Feb 05, 2019, 10:07 PM
Purdue Engineering
Rocketman1092's Avatar
Yes, that BEC is built into the ESC and you can use it to power servos. The general rule of thumb is that it's safe to power up to four small servos with a built-in BEC. Anything more than that and a standalone dedicated BEC would be a better bet.
Feb 07, 2019, 10:10 AM
Registered User
DroneSK's Avatar
Thread OP
Quote:
Originally Posted by Rocketman1092
Yes, that BEC is built into the ESC and you can use it to power servos. The general rule of thumb is that it's safe to power up to four small servos with a built-in BEC. Anything more than that and a standalone dedicated BEC would be a better bet.
Thanks for the advice

I am trying to figure out how to connect all the servos to both the Pixhawk 4 and the RC-Receiver.

If I use a receiver (Futaba T6EX FASST compatible) that comes with an S-Bus, wouldn't that work? For example, this one (click here).

I want to be able to control it using both the Pixhawk and RC-Transmitter. Although I'm not sure if that's something reserved for some special type of servos and won't work with my FMS-091 servos that are pre-installed.
Feb 16, 2019, 11:30 PM
Purdue Engineering
Rocketman1092's Avatar
You'll connect the receiver's S.Bus output to the Pixhawk's RC input, which will automatically detect that S.Bus is the correct protocol. The servos get connected to the Pixhawk's PWM outputs, as in the photo you posted earlier. No particular type of servo is needed and the pre-installed ones should work just fine.

Switching control between the R/C transmitter and flight controller is done using the Pixhawk's flight modes, which you'll assign a spare switch on the transmitter to toggle. For example, in "Manual" mode the Pixhawk will pass all controls directly from the transmitter to the servos (while applying trims or end point adjustments if needed) and you'll fly the plane exactly as if the flight controller wasn't there at all. In "Auto" mode, the Pixhawk has full control of the aircraft and it'll obey a pre-planned mission unless you switch back to a different mode. There are also a few modes in between, like the stability-assisted "Stabilize" and "Fly-By-Wire" modes, the circling "Loiter" mode, and "Return to Launch".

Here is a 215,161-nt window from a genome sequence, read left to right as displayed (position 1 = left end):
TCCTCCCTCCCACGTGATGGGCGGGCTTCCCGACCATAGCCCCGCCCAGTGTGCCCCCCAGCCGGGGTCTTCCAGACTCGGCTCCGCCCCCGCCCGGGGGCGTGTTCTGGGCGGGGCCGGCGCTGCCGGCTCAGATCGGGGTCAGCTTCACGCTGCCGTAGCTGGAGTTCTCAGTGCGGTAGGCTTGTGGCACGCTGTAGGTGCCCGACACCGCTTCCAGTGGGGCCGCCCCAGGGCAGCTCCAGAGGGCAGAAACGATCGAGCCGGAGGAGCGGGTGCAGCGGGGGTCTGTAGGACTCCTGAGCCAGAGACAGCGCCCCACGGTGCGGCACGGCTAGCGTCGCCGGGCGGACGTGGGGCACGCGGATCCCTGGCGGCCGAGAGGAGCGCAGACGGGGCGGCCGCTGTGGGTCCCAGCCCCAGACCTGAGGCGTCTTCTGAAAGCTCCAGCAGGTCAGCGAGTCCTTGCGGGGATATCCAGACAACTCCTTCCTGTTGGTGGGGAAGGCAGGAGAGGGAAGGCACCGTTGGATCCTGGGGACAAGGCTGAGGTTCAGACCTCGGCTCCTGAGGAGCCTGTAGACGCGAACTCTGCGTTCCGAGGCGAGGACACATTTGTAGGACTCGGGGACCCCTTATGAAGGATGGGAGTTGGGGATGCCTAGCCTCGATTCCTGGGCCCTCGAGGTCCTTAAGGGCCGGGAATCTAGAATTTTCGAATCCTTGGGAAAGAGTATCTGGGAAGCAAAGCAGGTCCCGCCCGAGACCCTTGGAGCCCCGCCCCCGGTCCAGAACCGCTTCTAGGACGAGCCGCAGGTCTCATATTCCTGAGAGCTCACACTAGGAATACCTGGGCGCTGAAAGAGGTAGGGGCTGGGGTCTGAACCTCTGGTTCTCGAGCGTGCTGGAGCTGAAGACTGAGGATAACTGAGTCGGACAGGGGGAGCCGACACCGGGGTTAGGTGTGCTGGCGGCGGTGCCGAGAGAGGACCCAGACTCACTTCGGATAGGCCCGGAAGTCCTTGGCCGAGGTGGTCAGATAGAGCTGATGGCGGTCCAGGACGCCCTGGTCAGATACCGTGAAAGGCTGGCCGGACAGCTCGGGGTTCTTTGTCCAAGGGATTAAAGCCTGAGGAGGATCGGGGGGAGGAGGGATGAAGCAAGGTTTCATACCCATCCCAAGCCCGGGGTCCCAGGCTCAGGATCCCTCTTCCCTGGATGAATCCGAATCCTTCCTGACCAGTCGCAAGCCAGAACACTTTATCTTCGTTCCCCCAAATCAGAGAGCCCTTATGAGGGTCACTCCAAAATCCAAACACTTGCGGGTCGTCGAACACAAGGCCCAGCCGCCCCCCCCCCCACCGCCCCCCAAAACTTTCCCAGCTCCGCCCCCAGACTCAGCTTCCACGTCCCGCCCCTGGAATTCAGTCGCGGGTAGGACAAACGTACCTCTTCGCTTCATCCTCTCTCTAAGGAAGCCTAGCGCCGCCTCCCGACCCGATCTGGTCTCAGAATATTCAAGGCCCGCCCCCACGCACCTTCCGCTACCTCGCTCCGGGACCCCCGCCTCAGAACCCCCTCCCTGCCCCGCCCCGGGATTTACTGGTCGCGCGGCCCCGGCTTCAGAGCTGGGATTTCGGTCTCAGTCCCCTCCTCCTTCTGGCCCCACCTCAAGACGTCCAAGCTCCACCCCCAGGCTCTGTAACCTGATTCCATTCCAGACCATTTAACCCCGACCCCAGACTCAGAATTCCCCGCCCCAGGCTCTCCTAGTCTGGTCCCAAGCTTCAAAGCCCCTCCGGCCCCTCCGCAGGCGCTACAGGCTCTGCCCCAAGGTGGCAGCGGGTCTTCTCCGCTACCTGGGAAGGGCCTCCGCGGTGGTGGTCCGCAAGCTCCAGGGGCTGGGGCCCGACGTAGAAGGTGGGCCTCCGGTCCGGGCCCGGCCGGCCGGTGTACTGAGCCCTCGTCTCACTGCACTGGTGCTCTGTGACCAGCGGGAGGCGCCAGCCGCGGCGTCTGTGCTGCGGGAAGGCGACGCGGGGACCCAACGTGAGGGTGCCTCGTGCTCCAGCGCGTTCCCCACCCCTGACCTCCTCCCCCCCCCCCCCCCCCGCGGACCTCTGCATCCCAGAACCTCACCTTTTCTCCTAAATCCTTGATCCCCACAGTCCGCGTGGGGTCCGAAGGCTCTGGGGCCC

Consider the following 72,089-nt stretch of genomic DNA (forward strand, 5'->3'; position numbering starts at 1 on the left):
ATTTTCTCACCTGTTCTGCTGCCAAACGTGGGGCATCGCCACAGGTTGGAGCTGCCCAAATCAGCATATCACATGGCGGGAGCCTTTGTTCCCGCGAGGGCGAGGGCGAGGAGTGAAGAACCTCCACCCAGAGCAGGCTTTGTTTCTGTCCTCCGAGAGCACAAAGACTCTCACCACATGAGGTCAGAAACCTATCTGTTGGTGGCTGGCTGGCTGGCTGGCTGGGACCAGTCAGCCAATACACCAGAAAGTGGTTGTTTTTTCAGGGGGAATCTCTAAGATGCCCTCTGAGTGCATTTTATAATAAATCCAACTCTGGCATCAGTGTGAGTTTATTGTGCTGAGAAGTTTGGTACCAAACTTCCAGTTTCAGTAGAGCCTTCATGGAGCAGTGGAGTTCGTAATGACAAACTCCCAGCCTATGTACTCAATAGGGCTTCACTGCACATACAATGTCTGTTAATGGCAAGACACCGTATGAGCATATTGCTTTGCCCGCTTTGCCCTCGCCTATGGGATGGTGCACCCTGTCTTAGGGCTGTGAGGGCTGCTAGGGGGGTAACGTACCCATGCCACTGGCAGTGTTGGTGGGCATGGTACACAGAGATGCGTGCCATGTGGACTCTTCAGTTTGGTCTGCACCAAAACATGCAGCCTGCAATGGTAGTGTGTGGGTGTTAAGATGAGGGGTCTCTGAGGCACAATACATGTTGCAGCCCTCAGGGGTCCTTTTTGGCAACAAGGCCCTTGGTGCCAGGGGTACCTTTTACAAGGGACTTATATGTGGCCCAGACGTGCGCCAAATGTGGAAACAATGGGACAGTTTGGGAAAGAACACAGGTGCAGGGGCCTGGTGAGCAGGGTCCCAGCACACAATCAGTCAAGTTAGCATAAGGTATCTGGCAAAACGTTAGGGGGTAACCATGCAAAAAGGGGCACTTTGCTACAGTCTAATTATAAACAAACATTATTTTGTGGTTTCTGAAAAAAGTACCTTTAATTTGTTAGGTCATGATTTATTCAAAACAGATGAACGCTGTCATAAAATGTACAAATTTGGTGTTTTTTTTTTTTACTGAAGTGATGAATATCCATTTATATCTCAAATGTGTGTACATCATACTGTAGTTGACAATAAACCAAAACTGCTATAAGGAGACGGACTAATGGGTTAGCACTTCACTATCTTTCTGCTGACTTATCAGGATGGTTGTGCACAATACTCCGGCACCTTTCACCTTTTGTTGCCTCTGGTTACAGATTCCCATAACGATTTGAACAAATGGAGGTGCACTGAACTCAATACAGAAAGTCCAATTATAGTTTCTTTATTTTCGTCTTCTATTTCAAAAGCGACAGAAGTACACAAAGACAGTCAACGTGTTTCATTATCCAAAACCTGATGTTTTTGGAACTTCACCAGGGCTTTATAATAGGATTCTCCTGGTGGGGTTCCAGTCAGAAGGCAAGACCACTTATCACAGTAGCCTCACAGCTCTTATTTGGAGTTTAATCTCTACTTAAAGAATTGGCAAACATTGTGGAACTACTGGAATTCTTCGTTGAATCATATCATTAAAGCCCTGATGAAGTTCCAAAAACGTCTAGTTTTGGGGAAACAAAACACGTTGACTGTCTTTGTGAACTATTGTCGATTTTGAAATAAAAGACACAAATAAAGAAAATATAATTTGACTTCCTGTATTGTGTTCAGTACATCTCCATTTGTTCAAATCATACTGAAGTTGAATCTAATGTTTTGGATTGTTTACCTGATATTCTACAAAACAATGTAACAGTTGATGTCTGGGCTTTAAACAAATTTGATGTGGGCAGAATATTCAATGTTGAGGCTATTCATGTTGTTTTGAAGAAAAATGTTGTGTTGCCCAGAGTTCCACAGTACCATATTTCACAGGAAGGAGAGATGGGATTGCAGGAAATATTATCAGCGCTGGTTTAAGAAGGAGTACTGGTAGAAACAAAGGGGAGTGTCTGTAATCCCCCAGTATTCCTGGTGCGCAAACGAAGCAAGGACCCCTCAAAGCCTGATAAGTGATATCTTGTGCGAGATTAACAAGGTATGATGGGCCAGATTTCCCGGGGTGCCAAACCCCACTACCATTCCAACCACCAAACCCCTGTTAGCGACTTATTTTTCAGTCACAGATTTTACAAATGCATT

Again, I strongly recommend reading through the Ardupilot wiki. It goes over all of these topics in pretty good detail.
Feb 17, 2019, 05:22 AM
Registered User
DroneSK's Avatar
Thread OP
Quote:
Originally Posted by Rocketman1092
You'll connect the receiver's S.Bus output to the Pixhawk's RC input, which will automatically detect that S.Bus is the correct protocol. The servos get connected to the Pixhawk's PWM outputs, as in the photo you posted earlier. No particular type of servo is needed and the pre-installed ones should work just fine.

Switching control between the R/C transmitter and flight controller is done using the Pixhawk's flight modes, which you'll assign a spare switch on the transmitter to toggle. For example, in "Manual" mode the Pixhawk will pass all controls directly from the transmitter to the servos (while applying trims or end point adjustments if needed) and you'll fly the plane exactly as if the flight controller wasn't there at all. In "Auto" mode, the Pixhawk has full control of the aircraft and it'll obey a pre-planned mission unless you switch back to a different mode. There are also a few modes in between, like the stability-assisted "Stabilize" and "Fly-By-Wire" modes, the circling "Loiter" mode, and "Return to Launch".
That's good to know because that's exactly how I am trying to do things.

Quote:
Originally Posted by Rocketman1092
Again, I strongly recommend reading through the Ardupilot wiki. It goes over all of these topics in pretty good detail.
I have planned on using PX4 instead of Ardupilot. As a result, I'm mostly going through the documentation for PX4.